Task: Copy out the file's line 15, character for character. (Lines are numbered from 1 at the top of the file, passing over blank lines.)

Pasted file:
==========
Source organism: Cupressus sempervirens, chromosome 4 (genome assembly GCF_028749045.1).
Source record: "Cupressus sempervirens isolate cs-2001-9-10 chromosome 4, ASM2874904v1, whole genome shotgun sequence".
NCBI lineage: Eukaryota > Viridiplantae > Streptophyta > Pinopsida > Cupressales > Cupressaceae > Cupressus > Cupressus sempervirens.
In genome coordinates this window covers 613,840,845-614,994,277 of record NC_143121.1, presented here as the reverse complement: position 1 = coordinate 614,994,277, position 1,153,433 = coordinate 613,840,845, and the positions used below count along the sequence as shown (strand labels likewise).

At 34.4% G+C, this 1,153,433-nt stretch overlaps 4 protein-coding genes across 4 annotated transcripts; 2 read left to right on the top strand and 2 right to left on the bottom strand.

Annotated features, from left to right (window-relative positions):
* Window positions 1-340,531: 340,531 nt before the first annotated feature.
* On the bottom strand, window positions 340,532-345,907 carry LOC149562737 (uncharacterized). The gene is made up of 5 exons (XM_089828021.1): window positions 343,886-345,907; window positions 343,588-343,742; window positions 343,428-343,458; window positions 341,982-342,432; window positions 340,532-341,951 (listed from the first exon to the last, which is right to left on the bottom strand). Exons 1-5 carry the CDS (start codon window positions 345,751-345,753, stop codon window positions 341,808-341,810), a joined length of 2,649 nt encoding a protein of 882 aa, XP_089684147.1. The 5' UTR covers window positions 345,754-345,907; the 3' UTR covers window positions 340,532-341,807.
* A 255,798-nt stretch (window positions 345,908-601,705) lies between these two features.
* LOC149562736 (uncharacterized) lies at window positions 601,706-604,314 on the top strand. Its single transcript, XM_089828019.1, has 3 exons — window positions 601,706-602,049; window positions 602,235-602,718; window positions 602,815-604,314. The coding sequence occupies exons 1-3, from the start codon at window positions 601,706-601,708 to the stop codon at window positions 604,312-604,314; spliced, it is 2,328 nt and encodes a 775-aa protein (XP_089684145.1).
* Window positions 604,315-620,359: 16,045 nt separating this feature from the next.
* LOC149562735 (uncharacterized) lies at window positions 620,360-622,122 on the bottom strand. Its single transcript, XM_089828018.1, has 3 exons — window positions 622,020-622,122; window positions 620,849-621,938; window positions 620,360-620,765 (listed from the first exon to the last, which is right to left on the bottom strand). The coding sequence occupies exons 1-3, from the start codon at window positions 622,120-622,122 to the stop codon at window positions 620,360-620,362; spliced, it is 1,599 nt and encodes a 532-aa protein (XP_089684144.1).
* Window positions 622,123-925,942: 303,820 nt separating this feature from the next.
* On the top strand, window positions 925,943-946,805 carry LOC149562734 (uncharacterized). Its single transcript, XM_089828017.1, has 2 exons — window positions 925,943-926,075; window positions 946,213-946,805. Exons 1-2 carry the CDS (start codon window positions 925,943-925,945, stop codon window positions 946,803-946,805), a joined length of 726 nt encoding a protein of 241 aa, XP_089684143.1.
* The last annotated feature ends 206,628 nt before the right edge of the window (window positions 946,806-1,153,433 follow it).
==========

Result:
* The last annotated feature ends 206,628 nt before the right edge of the window (window positions 946,806-1,153,433 follow it).